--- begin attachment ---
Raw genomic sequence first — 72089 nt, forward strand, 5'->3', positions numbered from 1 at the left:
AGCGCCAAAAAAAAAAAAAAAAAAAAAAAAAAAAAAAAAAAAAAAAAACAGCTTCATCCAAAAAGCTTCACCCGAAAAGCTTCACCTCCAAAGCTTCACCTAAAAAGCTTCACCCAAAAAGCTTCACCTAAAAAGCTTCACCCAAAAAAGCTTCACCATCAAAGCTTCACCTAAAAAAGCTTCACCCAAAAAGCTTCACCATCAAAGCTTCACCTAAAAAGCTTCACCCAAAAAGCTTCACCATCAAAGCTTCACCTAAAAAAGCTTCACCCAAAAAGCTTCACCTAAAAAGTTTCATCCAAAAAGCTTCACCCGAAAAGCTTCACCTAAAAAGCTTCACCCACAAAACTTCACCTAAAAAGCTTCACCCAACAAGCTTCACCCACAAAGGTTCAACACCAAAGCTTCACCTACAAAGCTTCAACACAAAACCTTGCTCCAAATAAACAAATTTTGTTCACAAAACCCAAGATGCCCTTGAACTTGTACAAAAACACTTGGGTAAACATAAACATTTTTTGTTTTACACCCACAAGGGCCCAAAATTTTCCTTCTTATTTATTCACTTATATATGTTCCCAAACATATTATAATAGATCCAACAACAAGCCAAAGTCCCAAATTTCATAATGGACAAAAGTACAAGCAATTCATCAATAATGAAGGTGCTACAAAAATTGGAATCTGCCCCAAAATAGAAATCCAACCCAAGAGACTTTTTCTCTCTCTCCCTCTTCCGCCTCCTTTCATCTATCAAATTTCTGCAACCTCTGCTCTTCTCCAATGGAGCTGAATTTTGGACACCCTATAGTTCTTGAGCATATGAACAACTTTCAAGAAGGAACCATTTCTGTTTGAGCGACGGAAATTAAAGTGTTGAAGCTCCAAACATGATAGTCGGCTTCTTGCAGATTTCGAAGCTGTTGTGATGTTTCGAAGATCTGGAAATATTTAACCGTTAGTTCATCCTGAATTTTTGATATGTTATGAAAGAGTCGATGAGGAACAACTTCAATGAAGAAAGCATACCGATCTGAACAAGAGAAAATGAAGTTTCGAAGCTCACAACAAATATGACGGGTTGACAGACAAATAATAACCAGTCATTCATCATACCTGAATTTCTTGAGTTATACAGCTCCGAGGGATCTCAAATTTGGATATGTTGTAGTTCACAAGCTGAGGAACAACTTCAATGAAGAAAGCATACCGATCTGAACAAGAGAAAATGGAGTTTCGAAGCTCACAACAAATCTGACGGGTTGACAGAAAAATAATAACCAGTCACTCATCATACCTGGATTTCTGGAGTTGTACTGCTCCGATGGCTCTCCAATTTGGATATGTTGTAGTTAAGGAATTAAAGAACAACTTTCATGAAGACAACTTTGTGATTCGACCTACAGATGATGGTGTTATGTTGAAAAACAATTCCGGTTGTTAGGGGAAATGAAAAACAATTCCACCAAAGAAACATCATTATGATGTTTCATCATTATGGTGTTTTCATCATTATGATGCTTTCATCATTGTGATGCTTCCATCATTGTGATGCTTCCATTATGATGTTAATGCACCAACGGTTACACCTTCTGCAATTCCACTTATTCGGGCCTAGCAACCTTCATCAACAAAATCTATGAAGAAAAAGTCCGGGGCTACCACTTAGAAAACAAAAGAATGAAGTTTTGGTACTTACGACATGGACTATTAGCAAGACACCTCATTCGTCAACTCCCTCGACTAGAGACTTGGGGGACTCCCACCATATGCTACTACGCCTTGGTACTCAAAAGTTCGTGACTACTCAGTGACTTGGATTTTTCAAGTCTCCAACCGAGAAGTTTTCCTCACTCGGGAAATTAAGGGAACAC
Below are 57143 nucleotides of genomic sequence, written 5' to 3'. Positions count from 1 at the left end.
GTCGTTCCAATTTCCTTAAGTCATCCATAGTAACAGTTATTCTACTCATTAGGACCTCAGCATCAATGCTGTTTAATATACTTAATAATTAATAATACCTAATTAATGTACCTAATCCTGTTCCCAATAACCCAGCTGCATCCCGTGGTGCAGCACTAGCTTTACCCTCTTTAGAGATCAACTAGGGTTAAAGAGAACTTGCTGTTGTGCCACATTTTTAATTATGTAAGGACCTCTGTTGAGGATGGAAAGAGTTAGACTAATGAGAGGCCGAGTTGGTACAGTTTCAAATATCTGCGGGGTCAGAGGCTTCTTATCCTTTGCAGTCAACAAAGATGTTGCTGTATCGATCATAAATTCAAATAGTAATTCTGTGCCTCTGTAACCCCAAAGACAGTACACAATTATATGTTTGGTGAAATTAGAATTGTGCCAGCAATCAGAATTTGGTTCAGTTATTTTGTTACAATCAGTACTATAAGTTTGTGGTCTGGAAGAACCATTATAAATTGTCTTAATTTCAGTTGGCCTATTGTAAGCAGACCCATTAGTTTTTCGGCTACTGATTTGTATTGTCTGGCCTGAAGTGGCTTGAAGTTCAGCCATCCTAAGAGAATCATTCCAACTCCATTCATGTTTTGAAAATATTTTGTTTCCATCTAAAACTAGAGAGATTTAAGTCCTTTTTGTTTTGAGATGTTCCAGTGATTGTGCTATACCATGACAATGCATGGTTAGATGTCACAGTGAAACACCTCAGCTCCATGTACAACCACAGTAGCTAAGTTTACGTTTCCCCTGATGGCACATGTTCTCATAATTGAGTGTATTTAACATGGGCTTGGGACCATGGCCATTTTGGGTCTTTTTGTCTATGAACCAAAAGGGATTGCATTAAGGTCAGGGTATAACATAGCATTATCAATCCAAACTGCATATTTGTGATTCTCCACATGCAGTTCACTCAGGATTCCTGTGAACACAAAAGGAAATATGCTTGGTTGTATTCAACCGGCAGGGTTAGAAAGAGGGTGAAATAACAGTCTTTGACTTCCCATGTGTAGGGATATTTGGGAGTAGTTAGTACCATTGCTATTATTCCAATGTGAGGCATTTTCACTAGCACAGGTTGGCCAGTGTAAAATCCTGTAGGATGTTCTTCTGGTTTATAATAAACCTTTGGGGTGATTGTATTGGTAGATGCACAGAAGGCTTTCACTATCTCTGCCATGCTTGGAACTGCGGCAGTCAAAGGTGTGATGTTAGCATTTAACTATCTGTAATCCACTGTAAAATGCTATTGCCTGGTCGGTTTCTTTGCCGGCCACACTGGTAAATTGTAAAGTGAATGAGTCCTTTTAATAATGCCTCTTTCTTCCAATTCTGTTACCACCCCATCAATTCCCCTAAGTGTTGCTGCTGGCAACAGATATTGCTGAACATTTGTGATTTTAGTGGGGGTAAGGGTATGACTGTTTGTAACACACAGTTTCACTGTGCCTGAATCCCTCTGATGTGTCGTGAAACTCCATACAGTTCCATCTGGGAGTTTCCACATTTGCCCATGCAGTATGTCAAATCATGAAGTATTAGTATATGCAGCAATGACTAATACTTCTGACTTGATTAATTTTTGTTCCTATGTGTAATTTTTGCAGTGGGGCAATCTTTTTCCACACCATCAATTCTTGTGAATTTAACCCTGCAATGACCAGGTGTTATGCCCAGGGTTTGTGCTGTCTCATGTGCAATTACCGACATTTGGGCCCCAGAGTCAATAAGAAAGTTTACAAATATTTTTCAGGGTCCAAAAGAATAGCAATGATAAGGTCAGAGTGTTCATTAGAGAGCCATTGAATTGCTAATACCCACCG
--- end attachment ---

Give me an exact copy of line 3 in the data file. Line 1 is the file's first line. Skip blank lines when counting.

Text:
Below are 57143 nucleotides of genomic sequence, written 5' to 3'. Positions count from 1 at the left end.